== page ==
# Bipartite Obstructions to genus $g+1$ Bipartite graph from becoming genus $g$.

Say $B_{n,n}$ is a bipartite graph on $2n$ vertices with each color assigned to $n$ vertices.

Say I know $g \le genus(B_{n,n}) \le g+1$: What obstructions can $B_{n,n}$ have from becoming a genus $g$ graph?

When $g=0$, we know that the obstructions are $k_{3,3}$ and $K_{5}$. In general is the number of obstructions?

For the particular case of $K_{n,n}$ what obstructions prevent it from becoming a genus $\lceil{\frac{(n-2)^{2}}{4}}\rceil -1$ graph?

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The Robertson–Seymour theorem guarantees that embeddability in genus $n$ is characterized by a finite list of forbidden minors, but even for the torus, no such explicit list is known (while it is known that the list has to be awfully long, Wikipedia says $\ge16000$ graphs). It is possible that being bipartite simplifies the situation, but I kind of doubt it. –  Emil Jeřábek Jun 7 '11 at 18:49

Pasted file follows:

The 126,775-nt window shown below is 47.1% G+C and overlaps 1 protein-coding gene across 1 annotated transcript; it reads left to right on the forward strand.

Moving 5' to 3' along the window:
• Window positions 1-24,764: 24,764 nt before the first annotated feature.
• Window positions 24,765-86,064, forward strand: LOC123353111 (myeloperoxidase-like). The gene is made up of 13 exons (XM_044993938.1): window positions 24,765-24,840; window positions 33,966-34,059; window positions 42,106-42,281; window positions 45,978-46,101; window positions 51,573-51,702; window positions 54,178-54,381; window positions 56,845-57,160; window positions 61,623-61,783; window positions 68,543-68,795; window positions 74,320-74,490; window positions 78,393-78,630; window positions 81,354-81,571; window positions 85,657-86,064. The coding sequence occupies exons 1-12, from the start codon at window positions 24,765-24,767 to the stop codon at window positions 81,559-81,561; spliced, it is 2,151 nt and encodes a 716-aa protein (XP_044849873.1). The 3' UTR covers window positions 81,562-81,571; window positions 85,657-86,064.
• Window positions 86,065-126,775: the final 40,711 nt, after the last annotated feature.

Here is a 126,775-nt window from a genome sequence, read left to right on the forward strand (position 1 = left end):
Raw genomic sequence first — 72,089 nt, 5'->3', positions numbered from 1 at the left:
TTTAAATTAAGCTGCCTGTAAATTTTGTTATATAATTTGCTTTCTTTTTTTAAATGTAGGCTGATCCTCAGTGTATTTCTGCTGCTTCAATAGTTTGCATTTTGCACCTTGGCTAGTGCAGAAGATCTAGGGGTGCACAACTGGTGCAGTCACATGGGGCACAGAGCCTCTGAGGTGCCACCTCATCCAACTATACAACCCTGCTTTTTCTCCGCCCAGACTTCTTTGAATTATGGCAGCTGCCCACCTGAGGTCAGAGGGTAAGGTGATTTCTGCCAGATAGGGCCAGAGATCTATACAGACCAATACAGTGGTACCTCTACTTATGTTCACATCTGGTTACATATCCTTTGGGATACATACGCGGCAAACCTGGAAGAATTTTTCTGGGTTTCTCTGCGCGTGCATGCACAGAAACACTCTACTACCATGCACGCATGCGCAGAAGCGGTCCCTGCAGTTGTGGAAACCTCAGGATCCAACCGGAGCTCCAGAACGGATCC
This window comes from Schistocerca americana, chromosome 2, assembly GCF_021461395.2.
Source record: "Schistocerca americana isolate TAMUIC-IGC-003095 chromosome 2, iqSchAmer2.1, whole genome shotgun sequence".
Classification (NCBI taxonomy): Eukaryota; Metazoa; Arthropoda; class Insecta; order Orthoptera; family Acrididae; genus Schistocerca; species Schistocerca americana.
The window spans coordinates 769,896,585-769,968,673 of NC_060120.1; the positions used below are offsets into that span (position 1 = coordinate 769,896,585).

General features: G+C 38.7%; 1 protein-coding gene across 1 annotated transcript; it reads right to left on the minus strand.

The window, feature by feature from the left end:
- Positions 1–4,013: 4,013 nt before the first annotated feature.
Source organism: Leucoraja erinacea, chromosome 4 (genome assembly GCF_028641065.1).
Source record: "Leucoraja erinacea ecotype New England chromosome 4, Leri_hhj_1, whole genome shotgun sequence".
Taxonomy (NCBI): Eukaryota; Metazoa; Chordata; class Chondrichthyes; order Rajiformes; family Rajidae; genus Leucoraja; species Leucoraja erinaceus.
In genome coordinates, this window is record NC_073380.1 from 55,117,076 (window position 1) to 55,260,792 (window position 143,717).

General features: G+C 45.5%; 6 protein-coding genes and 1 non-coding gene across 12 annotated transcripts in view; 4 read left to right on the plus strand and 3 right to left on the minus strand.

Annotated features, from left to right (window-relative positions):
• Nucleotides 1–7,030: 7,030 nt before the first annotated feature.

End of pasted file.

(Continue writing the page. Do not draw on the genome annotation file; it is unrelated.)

Could you please provide the wiki link? Thankyou. –  J.A Jun 7 '11 at 19:07
I think it is not true that the only obstruction to being planar is having a $K_{3,3}$ subgraph. First of all, the Kuratowski theorem is for minors, not subgraphs, and a bipartite graph could still have a $K_5$ minor. For example, take $K_5$ and subdivide each edge by adding a vertex in the middle. –  Matthew Kahle Jun 7 '11 at 19:19
@Matthew Kahle: We have only bipartite graphs!! Any such obstruction reduces to $K_{3,3}$. –  J.A Jun 7 '11 at 19:25
@unknown (google): The subdivided $K_5$ I described is bipartite, non-planar, and has no $K_{3,3}$ subgraphs (or minors). –  Matthew Kahle Jun 8 '11 at 1:18
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